Expanding your skills by exploring an unfamiliar subject
In taking steps toward a goal, you will find that new steps reveal themselves to you, as you go. Sometimes they are simply next steps on the same path, other times they are a surprising new direction, a different perspective on your work, or an unexpected creative challenge. I share how to step out of your creative comfort zone, why it’s important to fill your toolbox with new skills, the importance of embracing mistakes, and how to incorporate your new skills into your unique creative style and voice.
My most recent challenge to my creative comfort zone began in late fall/early winter when I found myself noticing big scarves, hats, and draped layers of fabric. The textures, colour, and personality of these simpler shapes made people fascinating to me. (Me, who is hardly ever drawn to people as a subject!)
A while after I began noticing these enticing colours and shapes, I also began to feel more aware of my limitations around painting and drawing people. I have long been captivated by architecture, landscape, weather, and sense of place, and these tend to be my preferred subjects. Over the years, I have taken a number of life drawing classes and used to regularly attend drop-in life drawing sessions. However, people never captured my attention – and I’ve often struggled with capturing them well.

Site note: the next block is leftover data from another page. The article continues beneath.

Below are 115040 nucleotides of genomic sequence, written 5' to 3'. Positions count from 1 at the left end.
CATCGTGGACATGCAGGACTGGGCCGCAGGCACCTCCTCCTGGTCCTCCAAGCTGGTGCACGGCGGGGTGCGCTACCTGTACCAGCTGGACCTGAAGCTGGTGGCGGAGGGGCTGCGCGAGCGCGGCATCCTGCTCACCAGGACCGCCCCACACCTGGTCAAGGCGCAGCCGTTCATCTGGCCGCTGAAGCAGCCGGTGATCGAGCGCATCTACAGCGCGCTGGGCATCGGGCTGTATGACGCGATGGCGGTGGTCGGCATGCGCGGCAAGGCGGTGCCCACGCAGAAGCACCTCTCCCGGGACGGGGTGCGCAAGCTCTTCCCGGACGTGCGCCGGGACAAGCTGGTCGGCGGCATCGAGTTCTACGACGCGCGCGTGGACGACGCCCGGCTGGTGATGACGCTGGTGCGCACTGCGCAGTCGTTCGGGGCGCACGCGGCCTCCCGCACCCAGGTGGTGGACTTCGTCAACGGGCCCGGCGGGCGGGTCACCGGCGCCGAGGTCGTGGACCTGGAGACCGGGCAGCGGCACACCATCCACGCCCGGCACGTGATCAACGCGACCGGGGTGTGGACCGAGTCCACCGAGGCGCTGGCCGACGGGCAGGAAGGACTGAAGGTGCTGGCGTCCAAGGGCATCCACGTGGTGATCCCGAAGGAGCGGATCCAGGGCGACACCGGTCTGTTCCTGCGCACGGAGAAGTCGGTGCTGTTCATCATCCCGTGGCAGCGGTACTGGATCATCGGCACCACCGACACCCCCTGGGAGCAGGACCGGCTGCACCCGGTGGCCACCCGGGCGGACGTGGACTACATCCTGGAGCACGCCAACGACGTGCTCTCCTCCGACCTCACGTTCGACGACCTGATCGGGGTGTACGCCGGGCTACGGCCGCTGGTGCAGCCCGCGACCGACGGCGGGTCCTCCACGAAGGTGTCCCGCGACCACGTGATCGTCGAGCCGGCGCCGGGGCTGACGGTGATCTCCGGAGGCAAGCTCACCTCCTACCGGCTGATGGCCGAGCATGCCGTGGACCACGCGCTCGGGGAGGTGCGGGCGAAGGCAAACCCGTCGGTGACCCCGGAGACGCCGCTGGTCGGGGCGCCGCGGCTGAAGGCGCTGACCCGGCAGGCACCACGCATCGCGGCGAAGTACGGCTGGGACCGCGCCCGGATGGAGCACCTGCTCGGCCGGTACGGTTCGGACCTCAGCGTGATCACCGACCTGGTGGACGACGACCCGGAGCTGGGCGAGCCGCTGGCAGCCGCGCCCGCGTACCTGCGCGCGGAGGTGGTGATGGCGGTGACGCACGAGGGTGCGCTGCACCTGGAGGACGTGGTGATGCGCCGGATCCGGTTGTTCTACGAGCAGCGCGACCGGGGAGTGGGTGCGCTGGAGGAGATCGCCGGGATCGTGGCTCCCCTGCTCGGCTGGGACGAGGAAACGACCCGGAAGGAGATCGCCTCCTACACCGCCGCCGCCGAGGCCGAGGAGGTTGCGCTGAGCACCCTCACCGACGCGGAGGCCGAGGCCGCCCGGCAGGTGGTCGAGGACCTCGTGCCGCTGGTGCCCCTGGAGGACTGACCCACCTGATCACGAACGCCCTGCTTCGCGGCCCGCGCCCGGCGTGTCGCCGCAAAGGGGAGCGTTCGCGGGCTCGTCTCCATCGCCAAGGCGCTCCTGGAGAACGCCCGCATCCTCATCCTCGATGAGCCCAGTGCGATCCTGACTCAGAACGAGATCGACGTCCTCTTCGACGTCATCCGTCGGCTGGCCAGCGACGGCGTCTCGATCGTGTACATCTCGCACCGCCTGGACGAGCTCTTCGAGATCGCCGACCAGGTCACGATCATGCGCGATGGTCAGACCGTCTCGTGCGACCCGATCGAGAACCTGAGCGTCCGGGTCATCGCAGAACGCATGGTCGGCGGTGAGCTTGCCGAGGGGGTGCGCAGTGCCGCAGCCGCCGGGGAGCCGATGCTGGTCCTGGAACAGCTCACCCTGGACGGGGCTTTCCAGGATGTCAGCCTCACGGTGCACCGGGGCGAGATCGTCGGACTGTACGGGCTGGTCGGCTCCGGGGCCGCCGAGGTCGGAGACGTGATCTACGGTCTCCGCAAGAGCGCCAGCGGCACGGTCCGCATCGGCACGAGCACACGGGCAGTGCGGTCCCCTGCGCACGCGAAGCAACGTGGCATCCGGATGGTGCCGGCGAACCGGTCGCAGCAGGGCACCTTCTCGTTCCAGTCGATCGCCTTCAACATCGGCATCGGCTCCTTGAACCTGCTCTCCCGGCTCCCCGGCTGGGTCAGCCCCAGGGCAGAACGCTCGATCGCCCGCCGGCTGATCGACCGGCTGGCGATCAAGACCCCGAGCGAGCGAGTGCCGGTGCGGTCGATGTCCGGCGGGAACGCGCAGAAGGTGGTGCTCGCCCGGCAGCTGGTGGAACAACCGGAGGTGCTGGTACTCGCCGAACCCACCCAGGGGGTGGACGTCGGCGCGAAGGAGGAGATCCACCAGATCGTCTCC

Listening to your intuition
Have you ever heard that quiet voice telling you that you need to do (or stop doing) something? Over the years, I’ve become quite familiar with it and, annoying as it can be, I’ve learned it does little good to try to ignore it.
So, I found myself with a sudden awareness of an unwanted limitation in my work. I also knew that I wanted to be able to include people as a way of enhancing a scene… but the idea of doing that sounded terrifying! So, I let it sit in the back of my mind for a while and then tackled it as I have learned to do most things: with very, very small steps.
Taking small steps toward your goal
I have found that small steps work by far the best. They help you gain confidence without giving up when you encounter the challenges and failures that inevitably come with doing something new. Building something up through smaller steps tends to create habits and skills that stick. In fact, I have found that some of my biggest setbacks have occurred from taking too big a step, too soon. There’s a good little book about this called: One Small Step Can Change Your Life: The Kaizen Way.
I have been ever so slowly sneaking up on painting people as subjects. I’ve continued my daily painting practice, but every so often, I have added in a person. I’ve painted them in a quick manner and as small elements in a larger scene. Eventually, I moved to painting them as primary subjects in a scene but they were backlit and there were relatively few details visible.
These incremental steps have allowed me to begin feeling out the subject. They have enabled me to get somewhat more comfortable with painting people and begin to uncover what I want to say about them and what role they may play in my work as I go forward. Learn more about taking small steps to build up your creative practice.